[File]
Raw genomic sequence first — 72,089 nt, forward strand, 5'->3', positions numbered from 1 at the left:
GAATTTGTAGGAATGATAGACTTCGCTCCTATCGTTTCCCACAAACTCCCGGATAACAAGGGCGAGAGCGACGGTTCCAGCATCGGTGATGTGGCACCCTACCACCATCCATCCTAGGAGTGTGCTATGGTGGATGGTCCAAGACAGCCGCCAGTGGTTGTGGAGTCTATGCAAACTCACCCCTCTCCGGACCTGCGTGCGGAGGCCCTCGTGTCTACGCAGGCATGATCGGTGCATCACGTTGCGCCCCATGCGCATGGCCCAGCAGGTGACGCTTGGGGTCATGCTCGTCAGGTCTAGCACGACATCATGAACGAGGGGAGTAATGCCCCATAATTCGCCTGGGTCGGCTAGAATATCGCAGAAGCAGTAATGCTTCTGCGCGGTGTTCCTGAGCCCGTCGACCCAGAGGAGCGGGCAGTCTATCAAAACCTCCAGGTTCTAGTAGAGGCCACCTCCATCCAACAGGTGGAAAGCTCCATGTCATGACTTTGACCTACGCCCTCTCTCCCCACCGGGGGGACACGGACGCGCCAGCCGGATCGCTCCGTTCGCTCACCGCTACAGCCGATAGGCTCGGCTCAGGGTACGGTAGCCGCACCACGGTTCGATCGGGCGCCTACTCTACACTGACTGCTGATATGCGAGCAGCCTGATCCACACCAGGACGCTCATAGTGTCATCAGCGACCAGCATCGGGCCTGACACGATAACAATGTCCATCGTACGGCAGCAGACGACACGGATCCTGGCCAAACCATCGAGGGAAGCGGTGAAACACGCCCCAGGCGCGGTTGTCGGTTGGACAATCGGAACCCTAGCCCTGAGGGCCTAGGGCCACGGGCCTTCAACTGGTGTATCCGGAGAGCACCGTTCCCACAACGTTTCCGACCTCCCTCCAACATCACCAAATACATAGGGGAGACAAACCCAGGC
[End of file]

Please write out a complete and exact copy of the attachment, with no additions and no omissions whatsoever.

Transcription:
Raw genomic sequence first — 72,089 nt, forward strand, 5'->3', positions numbered from 1 at the left:
GAATTTGTAGGAATGATAGACTTCGCTCCTATCGTTTCCCACAAACTCCCGGATAACAAGGGCGAGAGCGACGGTTCCAGCATCGGTGATGTGGCACCCTACCACCATCCATCCTAGGAGTGTGCTATGGTGGATGGTCCAAGACAGCCGCCAGTGGTTGTGGAGTCTATGCAAACTCACCCCTCTCCGGACCTGCGTGCGGAGGCCCTCGTGTCTACGCAGGCATGATCGGTGCATCACGTTGCGCCCCATGCGCATGGCCCAGCAGGTGACGCTTGGGGTCATGCTCGTCAGGTCTAGCACGACATCATGAACGAGGGGAGTAATGCCCCATAATTCGCCTGGGTCGGCTAGAATATCGCAGAAGCAGTAATGCTTCTGCGCGGTGTTCCTGAGCCCGTCGACCCAGAGGAGCGGGCAGTCTATCAAAACCTCCAGGTTCTAGTAGAGGCCACCTCCATCCAACAGGTGGAAAGCTCCATGTCATGACTTTGACCTACGCCCTCTCTCCCCACCGGGGGGACACGGACGCGCCAGCCGGATCGCTCCGTTCGCTCACCGCTACAGCCGATAGGCTCGGCTCAGGGTACGGTAGCCGCACCACGGTTCGATCGGGCGCCTACTCTACACTGACTGCTGATATGCGAGCAGCCTGATCCACACCAGGACGCTCATAGTGTCATCAGCGACCAGCATCGGGCCTGACACGATAACAATGTCCATCGTACGGCAGCAGACGACACGGATCCTGGCCAAACCATCGAGGGAAGCGGTGAAACACGCCCCAGGCGCGGTTGTCGGTTGGACAATCGGAACCCTAGCCCTGAGGGCCTAGGGCCACGGGCCTTCAACTGGTGTATCCGGAGAGCACCGTTCCCACAACGTTTCCGACCTCCCTCCAACATCACCAAATACATAGGGGAGACAAACCCAGGC